Gordon Campbell on Peter Thiel’s bad attitude problem

July 3rd, 2017

Column – Gordon Campbell

S o far, we haven’t been able to find what Peter Thiel may have said about us on Trip Advisor, after those four lightning trips he made here, totalling 12 days in all – but I’m sure he liked us. Really liked us. Funny though that our alleged … Read the rest of this entry »

Gordon Campbell on Labour’s policy resurgence, and Alex Chilton

June 29th, 2017

For much of this year, almost all the diversity in politics has been down at the retail end, where apparent differences reside in the tone, and in details. Up at the wholesale end – in the economic settings that drive the engine of politics – the story has been of convergence, exemplified by Labour and the Greens signing up to the Budget Responsibility Rules.

The excuse for this has been that hey, in this time of surpluses, there is still going to be plenty of room for social spending on traditional centre-left causes post election, so… no problem. Even if that means an embrace of the Blairite, Third Way economic policies now sliding into disfavor almost everywhere else, and especially in Britain. Yet what happens when the business cycle turns down, and the centre-left has signed itself onto the dotted line for the next bout of budget balancing and belt-tightening? Fair weather leftism isn’t the real thing.

However, and only three months out from the election, there is finally some genuine good news. Twice this week, Labour has released policy that has well and truly gotten up the nose of the sort of lobby groups that it has spent most of 2017 trying to cultivate. First, Labour’s freshwater policy has been denounced by Federated Farmers. Now its workplace relations policy has been attacked by the Employers and Manufacturers Association. Yay. It seems Labour may finally be doing something right…or more to the point, left.

The battles over freshwater policy are being waged on several fronts e.g. over (a) the wasteful and environmentally harmful taxpayer subsidies for irrigation, (b) the oversized national dairy herds, (c) the resultant levels of pollution in the nation’s rivers and lakes etc etc…. Back in February, the government released a Clean Water Plan that promised to make 90 per cent of the country’s waterways “swimmable” by – wait for it – the year 2040.

Absurdly though, the government’s Plan allows for weaker gradings of e coli river than the 2014 National Policy Statement (NPS) it was supposed to replace. Evidently, even the officials have had considerable difficulty with it. Emails released under the Official Information Act have just revealed that soon after the government policy was unveiled, Environment Ministry staff were frantically emailing scientists here and in the United States, asking for “thoughts or suggestions” because “we are struggling to explain the science in easy-to-understand terms for the general public.”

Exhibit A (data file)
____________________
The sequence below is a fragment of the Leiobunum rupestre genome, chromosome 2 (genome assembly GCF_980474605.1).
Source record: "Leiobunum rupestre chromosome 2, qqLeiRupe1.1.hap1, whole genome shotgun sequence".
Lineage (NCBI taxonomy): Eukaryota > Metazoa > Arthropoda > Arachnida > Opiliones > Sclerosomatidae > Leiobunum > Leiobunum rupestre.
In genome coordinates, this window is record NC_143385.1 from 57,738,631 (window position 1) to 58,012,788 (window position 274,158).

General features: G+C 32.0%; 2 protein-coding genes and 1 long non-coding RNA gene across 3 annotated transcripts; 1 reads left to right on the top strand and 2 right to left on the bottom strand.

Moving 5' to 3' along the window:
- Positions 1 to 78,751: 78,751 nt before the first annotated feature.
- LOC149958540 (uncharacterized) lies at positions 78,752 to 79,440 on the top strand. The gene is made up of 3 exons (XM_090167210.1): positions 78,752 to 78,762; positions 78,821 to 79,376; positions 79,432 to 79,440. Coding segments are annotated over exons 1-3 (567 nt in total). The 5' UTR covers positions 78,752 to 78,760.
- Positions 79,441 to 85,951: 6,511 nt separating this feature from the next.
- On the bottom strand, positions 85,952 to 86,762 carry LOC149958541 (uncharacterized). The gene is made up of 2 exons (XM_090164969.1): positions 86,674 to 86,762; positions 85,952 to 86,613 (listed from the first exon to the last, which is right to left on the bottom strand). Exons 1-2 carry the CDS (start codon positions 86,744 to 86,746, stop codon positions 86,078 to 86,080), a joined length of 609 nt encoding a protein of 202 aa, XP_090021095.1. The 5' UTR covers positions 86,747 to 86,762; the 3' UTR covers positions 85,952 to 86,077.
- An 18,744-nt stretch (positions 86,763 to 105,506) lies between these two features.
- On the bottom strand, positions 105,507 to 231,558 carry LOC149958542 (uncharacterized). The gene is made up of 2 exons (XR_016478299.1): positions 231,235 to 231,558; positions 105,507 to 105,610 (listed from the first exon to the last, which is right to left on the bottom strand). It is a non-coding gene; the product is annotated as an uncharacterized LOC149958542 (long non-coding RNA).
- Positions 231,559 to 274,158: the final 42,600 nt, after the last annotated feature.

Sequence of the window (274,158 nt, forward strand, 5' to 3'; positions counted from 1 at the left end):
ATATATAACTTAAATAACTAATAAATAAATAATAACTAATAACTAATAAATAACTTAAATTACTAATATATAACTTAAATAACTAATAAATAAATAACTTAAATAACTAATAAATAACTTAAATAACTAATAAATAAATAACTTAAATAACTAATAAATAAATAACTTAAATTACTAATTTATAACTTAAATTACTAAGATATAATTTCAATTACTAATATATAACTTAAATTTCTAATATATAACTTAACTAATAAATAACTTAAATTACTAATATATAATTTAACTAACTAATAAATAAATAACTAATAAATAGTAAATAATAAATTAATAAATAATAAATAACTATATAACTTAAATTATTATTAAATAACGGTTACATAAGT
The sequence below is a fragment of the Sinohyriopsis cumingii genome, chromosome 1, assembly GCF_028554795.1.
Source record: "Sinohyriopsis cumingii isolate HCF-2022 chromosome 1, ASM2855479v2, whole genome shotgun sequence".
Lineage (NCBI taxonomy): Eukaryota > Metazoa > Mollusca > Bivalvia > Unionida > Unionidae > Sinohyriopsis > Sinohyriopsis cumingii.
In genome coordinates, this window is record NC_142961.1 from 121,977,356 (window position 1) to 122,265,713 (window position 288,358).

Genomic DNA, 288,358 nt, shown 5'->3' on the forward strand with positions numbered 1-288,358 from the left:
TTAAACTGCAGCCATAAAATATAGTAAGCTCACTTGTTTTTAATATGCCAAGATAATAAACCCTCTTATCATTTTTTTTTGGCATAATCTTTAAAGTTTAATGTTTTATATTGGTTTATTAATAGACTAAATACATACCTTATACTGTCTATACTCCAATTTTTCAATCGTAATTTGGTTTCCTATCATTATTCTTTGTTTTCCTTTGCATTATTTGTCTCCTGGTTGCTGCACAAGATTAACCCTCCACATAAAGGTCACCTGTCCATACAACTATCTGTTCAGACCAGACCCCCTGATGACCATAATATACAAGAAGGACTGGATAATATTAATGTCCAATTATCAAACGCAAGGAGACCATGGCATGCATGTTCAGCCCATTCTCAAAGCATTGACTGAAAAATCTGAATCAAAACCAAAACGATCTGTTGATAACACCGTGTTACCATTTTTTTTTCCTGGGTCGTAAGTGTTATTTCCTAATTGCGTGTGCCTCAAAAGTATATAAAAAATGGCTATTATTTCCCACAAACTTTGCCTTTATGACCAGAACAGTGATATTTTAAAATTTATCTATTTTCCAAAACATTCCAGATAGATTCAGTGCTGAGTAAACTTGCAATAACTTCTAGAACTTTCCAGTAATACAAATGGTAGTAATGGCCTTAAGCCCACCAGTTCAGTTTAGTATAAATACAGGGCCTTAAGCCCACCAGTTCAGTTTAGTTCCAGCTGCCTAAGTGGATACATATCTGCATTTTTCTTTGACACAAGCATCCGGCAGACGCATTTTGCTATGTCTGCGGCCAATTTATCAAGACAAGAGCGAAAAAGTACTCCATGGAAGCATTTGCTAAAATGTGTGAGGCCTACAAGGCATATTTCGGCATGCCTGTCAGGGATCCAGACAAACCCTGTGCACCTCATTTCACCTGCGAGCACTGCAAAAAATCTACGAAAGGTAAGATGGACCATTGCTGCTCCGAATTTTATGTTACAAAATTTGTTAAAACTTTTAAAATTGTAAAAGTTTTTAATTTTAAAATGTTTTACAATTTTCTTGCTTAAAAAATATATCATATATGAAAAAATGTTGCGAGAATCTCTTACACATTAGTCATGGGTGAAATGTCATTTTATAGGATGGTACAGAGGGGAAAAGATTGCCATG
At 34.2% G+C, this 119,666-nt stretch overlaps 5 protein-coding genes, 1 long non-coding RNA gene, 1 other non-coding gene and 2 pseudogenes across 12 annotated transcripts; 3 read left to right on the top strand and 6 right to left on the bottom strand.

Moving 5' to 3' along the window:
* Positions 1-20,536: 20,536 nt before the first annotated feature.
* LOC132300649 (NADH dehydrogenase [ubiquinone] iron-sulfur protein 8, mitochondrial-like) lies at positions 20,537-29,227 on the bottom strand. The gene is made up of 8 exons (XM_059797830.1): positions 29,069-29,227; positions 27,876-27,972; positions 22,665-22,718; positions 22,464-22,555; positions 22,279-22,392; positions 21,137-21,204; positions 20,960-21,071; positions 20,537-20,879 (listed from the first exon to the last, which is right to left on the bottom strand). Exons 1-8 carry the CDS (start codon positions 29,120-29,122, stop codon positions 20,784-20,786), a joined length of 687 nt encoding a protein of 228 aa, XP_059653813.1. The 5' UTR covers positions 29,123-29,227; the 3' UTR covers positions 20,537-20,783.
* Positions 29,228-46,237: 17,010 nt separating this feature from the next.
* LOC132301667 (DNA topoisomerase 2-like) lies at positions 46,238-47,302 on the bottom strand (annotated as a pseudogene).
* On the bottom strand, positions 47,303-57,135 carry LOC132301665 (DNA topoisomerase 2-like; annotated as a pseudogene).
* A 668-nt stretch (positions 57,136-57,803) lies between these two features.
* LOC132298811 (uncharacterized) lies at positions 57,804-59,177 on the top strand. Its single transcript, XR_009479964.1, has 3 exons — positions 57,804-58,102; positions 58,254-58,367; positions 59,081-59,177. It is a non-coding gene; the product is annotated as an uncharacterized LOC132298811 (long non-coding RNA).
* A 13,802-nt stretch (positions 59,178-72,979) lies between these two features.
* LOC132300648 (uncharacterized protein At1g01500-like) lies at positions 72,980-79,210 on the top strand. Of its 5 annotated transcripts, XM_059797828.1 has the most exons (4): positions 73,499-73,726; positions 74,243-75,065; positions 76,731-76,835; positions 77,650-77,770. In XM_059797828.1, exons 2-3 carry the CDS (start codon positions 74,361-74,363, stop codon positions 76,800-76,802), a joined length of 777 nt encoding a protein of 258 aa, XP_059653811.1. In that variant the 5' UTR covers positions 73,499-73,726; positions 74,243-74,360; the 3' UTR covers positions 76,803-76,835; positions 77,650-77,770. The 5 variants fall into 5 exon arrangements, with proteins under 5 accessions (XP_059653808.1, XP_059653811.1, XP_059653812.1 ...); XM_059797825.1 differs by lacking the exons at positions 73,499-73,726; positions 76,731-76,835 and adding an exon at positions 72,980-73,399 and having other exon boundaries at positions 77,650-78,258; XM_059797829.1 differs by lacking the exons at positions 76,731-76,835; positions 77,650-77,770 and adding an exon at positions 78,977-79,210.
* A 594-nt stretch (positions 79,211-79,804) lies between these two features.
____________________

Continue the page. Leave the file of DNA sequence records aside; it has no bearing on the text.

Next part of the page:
OK…so Labour freshwater plan isn’t perfect, but it is better. Labour’s 12 point freshwater plan aims to improve water quality and make rivers and lakes “genuinely swimmable” within a five year period, rarher than a 23 year period . The policy would also include overt action to clean up some of the country’s most grossly polluted rivers and lakes. More controversially, the Labour plan would crack down on intensive farming by requiring all heavily stocked farmland situated near waterways to be fenced within five years, and would regulate the run-off allowed from the so-called ‘ spray and pray” methods currently in practice Local councils would also be required to report on compliance within their regions.

Not all that surprisingly, Federated Farmers has already weighed in against the Labour plan to cap stock numbers – calling such moves “ bizarre” and likely to jeopardise rural economies. However, on this issue – as on climate change – public sentiment now seems to that our waterways problems are now of such severity that they will not fix themselves. At its heart, this relatively new political imperative for change rests on a strong feeling that swimmable rivers and lakes do form a key part of the nation’s identity. Simply put, people who used to swim in rivers want their children to still be able to do the same, without them being made sick in the attempt. On a more hard-headed level, the potential economic cost to New Zealand’s clean and green tourism image also outweighs the likely costs of compliance.

Tourism aside though, it is this inter-generational aspect of waterways policy that makes it such a potentially powerful election issue. Can the drive for short term profit by farmers be allowed to undermine the natural legacy that’s available to our children ? It doesn’t help National that Nick Smith – one of the Cabinet’s poorer performers – is the Minister defending its case.

Much the same story goes for the workplace relations as well. Again, Labour’s proposals are not perfect, but they speak to fairness issues, and they address how this should apply across the generational divide. Basically, Labour is promoting Fair Pay Agreements that would set basic employment conditions across an industry. As the NZCTU has already pointed out: